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DSL firms look to ride services wave

A handful of high-speed Net providers is hoping to broaden business by tapping into the emerging market for hosting software applications on private networks.

A handful of high-speed Net providers is hoping to broaden their business by tapping into the emerging market for hosting software applications on private networks.

Rhythms NetConnections, a digital subscriber line (DSL) provider, yesterday joined the ASP Industry Consortium, marking the first step in the company's plan to offer network services to a new batch of so-called application service provider (ASP) companies that host and manage software for business customers.

The move, coupled with similar overtures by Covad Communications and NorthPoint Communications, is the latest indication that the DSL providers, which still are scrambling to deploy their high-speed lines in cities across the nation, already are looking for new sources of revenue.

"There's only so much money these companies can make from selling the pipes. The real opportunity comes from what you can do with that pipeline," said Laurie Falconer, a DSL analyst at consulting firm TeleChoice. "Ultimately, if they can provide additional services it really increases their revenue."

The growing ASP market, which generally aims to provide information technology (IT) department functions for small and mid-sized companies that can't afford their own IT staff, will prove to be fertile ground, DSL company executives said.

Although the ASP market is still shaking out with players such as Corio, FutureLink and USinternetworking, it is understood that the space will be extremely lucrative. Market research firm Dataquest recently predicted the worldwide ASP service industry will be worth $22.7 billion in 2003.

"At some point these [DSL] guys have to start making money. They can only float along so long on good IPOs. They have to turn a profit if they're going to have long-term sustainability," Falconer said. "They're new companies…so they have to be forward-thinking. They can't afford to sit on their laurels because they don't have a lot of customers to fall back on."

Other industry analysts agree that DSL companies will need to offer new services to survive, and that entering the ASP market is only one such example.

"They're going to need to look for new services," said Amy Harris, a broadband industry analyst at International Data Corp. "The one thing the [local phone companies] do have is a large subscriber base and a wide variety of services, whereas Covad, NorthPoint, Rhythms don't have that big subscriber base. So, they're going to need to expand."

Although Rhythms has only joined the ASP Industry Consortium as an associate member, the company is in talks with several other firms about possible partnerships to serve ASPs, according to Rob Harris, director for business development at Rhythms.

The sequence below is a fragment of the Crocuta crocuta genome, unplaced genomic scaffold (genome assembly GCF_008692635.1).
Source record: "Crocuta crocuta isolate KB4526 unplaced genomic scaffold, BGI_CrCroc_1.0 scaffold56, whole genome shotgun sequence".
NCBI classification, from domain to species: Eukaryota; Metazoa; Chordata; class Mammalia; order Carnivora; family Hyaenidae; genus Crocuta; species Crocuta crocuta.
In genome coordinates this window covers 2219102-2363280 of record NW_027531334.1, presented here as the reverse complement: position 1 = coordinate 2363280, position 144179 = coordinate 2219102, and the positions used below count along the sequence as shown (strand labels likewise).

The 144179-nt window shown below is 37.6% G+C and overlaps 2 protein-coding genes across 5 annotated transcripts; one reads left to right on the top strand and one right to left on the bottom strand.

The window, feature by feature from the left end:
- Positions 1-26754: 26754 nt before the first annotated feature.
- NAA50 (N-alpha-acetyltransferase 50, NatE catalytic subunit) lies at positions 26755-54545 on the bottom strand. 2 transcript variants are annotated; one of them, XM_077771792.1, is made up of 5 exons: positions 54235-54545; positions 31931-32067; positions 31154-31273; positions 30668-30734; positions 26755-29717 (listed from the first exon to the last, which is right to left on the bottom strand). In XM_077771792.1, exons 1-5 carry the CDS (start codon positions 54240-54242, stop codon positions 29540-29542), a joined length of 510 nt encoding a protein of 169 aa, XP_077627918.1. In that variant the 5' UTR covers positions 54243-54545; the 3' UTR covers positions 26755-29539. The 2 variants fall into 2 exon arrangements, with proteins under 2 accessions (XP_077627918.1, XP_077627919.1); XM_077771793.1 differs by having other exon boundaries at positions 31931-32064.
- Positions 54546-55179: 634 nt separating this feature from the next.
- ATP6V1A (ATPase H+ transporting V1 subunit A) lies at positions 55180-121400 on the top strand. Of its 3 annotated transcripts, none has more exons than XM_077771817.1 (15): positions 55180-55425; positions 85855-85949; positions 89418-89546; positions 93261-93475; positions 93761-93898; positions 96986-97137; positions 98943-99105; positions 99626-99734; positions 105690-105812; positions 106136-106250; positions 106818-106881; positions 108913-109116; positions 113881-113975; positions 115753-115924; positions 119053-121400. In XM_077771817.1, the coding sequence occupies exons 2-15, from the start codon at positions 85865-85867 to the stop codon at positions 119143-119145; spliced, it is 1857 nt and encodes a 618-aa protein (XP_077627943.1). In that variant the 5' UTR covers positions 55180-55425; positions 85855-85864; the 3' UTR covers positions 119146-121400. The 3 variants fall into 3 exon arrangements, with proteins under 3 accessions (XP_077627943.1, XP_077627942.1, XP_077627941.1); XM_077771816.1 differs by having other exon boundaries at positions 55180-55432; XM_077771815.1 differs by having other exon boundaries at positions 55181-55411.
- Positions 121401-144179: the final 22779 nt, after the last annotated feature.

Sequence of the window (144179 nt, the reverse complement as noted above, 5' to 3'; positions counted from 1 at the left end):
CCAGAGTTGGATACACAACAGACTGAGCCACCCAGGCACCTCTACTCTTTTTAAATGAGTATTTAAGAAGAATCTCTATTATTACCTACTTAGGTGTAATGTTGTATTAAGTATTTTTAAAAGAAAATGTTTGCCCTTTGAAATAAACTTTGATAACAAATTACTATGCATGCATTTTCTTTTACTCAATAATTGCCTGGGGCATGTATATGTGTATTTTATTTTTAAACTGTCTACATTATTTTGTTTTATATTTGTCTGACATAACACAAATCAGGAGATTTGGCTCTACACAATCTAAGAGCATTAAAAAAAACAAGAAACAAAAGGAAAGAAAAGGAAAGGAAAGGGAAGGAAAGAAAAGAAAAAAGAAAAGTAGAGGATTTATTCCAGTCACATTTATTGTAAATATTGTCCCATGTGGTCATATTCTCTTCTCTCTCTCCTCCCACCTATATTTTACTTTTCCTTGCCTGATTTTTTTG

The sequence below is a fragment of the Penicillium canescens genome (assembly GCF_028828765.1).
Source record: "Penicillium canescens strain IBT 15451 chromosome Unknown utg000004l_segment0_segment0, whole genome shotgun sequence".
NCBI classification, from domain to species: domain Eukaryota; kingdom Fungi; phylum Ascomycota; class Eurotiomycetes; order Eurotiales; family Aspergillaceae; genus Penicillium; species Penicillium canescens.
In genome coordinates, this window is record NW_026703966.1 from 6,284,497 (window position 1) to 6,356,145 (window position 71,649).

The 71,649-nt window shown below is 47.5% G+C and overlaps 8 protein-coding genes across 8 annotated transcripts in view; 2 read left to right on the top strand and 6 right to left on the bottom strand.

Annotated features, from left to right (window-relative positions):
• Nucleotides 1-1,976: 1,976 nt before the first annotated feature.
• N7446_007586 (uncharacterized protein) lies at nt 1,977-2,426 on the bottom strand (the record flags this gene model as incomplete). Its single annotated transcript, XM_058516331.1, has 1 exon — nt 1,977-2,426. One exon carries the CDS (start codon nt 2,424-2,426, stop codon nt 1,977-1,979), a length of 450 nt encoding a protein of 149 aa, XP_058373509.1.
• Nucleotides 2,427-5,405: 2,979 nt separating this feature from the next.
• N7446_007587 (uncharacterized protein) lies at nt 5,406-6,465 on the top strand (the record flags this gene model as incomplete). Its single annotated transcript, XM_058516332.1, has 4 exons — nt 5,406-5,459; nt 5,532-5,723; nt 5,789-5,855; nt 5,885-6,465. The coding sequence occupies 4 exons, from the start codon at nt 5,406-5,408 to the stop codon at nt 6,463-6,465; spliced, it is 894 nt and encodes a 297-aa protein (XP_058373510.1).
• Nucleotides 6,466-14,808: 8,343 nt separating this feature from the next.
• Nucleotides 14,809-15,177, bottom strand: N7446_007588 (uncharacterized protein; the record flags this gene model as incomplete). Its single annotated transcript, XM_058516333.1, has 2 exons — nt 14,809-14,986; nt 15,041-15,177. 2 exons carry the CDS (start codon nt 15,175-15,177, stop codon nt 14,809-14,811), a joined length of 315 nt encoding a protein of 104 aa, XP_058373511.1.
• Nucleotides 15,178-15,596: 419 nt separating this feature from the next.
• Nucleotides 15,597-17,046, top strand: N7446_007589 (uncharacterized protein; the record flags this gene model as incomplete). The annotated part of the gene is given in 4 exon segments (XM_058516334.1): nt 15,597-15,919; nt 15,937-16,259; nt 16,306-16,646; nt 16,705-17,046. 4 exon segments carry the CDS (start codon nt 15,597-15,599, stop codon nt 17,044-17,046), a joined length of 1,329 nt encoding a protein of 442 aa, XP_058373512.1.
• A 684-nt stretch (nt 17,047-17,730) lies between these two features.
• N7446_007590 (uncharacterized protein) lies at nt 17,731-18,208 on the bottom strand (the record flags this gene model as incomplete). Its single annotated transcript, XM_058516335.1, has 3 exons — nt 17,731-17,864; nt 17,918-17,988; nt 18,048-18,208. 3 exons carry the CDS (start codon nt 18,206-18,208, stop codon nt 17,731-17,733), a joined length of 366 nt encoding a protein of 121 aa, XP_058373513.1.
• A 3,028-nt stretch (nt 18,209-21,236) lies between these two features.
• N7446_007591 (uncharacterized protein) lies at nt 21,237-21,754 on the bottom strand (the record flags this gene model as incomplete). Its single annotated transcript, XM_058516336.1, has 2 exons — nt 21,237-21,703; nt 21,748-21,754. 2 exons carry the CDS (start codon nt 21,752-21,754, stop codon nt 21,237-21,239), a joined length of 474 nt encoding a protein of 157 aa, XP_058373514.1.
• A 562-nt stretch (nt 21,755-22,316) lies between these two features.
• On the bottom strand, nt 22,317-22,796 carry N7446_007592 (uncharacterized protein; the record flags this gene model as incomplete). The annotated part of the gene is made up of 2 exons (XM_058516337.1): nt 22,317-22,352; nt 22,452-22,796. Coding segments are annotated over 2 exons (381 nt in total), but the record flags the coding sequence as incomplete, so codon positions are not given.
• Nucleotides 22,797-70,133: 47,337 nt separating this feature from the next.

The company hopes the onslaught of ASP start-ups will turn to Rhythms to outsource their network management needs, he said. ASPs typically host software on servers in data centers and deliver those applications to customers over high-speed networks.

"We're working on partnerships on the network infrastructure side and ASP business relationships because we want to provide enabling technologies for ASPs," Harris said. "We have some relationships that are imminent that will build on that."

Some industry executives privately expressed criticisms of the ASP market aspirations of the high-speed access providers, saying they should focus on deploying service as widely as possible before branching out into new services. Although DSL and other broadband technologies have gained in popularity in 1999, its nationwide availability remains limited.

"You need to focus on your core competency in this space or someone will eat you for lunch," said one ASP industry executive. "Rhythms needs to focus on DSL local connectivity and master it. They need more density in their footprint."

But analysts and DSL executives say they will continue to look for new revenue opportunities, and what better way than to ride the cresting ASP wave?

"It is something the company is committed to doing. The business case will determine to what extent," Rhythms' Harris said.

Covad is negotiating with Aristasoft and Certive, an ASP started by Covad founder Chuck McMinn, to get a foothold in the application service provider market, executives said.

"Do we have designs and interests in the ASP space? Absolutely," said Rich Wong, vice president of marketing at Covad. "The market is still incredibly immature so, frankly, we're still at the stage of figuring out how these relationships should work."

Covad believes that via alliances it can sell more DSL to ASPs, those ASPs can market their services to existing Covad customers, and, like Rhythms plans to do, the company potentially could offer network management services to ASPs.

"We view this [emerging ASP market] as an opportunity to expand the channels in which to sell DSL," Wong said. "We're just trying to figure out what is the right strategy."

NorthPoint joined the ASP Industry Consortium earlier this year but primarily is monitoring the market for now, according to a spokeswoman.